Apparently Wall St analysts did not analyze the bank very carefully

Via @AndrewHiesinger (Twitter)

  • Goldman Sachs Maintains Buy on $SIVB, raises price target to $312 (6 days ago)

  • Wells Fargo Maintains Overweight on $SIVB, Raises Price Target to $350 (22 days ago)

  • Raymond James Maintains Outperform on $SIVB, Raises Price Target to $375 (34 days ago)

  • Truist Securities Maintains Buy on $SIVB, Raises Price Target to $269 (45 days ago)

  • Maxim Group Maintains Buy on $SIVB, Lowers Price Target to $500 (45 days ago)

Reverse Cramer looks like a winning strategy.

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Likewise, indicates at least 20 Wall St analysts carefully studied the company and faster doing their in-depth research (called "due diligence) they were on average very very positive on the Silicon Valley Bank forecasting nice fat earnings increases of up to 20% Y-over-Y
(20%?? When tech companies, their client base, are are having a horrible year?)

And of course Jim Cramer also advised his viewers to buy stock in the bank.

It does impress the importance, if you have over $250,000 in liquid assets, to spread those assets out between banks (cough) Roku (cough). :smile:

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Hat tip.

The details about what went wrong are still coming in.
I feel, before discussing them, it would first be prudent to show that
once again the Wal St analysts were high on hopium,
they did not do adequate research.

Before discussing “what went wrong”
it is helpful to shine a light on Cramer and other who said “I looked into this company and it is a good strong company with a bright future.”

I believe it is part of a pattern and people are betting their life savings on the hopium.


It gets worse.

No one is 100%, but this guy calling himself “Unusual Whales” is pretty reliable.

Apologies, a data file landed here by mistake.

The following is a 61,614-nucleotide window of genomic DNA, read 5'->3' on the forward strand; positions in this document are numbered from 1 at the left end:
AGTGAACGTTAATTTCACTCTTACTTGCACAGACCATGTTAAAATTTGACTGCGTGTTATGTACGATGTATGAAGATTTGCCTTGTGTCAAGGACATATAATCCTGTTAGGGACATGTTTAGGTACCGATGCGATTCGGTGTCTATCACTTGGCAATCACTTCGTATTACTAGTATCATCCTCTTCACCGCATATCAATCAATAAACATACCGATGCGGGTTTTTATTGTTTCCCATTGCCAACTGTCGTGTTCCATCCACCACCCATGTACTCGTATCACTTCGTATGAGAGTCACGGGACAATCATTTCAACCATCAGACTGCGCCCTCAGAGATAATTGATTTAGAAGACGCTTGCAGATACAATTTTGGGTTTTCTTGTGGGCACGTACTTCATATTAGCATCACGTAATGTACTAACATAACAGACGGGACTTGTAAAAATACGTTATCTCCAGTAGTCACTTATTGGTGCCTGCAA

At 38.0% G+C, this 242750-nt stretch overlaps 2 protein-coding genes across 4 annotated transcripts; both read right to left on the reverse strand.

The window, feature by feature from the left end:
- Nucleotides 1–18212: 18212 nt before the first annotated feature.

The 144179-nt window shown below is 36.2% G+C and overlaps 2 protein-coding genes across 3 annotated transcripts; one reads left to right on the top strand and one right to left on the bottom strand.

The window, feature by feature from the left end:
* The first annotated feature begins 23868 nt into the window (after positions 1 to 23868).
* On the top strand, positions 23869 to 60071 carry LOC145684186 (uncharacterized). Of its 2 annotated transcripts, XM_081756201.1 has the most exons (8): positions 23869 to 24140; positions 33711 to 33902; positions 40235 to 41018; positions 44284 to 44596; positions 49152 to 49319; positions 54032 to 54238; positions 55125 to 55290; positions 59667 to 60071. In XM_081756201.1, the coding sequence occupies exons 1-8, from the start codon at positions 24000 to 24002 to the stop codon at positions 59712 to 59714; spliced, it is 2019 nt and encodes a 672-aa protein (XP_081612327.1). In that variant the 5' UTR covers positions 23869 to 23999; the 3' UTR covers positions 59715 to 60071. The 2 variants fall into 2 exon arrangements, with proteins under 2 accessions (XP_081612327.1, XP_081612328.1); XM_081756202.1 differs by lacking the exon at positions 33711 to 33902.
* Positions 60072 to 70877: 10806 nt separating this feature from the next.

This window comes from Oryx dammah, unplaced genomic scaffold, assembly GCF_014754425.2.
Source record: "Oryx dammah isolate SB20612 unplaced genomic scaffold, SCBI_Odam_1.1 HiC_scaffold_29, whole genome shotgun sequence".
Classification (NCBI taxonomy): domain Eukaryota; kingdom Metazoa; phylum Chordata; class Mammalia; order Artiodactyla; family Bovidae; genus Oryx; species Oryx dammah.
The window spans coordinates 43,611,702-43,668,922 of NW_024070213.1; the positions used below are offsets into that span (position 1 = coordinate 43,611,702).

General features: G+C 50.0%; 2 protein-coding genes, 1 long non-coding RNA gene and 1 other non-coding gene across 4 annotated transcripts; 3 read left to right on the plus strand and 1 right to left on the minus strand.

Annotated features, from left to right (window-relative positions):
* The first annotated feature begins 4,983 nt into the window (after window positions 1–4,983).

I was reading about this today. They had a problem with their reserves. The assets they were selling were treasuries. The problem with them was their average coupon and remaining duration in a rising interest rate environment.They weren’t bad holdings in the traditional sense. But mark to market and the rising interest rates meant that their normally safe reserve holdings were shrinking.

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That’s the part of the story we are getting.

apparently the bank that was the backbone to Venture capital, bio tech and the whole silicon valley made only one bad investment . . . government bonds. (rolleyes)

I don’t believe that, and you should not either.

Note, I am not alleging a conspiracy or a cover-up or whatever, just shoddy research and shoddy reporting. But we are not getting the whole story.

(cut in half)

We keep hearing that VC and tech and startups and biotech etc rely on the bank.
“Rely. . .”
“Depend. . …”
"Necessary for the ecosystem. . . "
Phrases like these have been used a lot today.

If those are meaningful statements then SVB was doing things no other banks would do then and no other bank is willing to do now. (That is a simple definition. That is what those phrases mean.)

If those are not meaningful statments,well, I guess everything will continue in the Silicon valley as if the collapse of SVB is a small thing. another bank will simply step in and do all the things SVB did. (That is definitional if Silicon Valley did not rely on SVB.)

Remember I’m not a novice to the field. Bank reserves are supposed to protect the bank from risk in their less secure loan holdings. The face value of their reserves looked fine, but the current mark to market market value of these assets are what is used to determine the true value of the reserves to meet liquidity issues. A better question is what are the conditions of the reserves of the really big banks?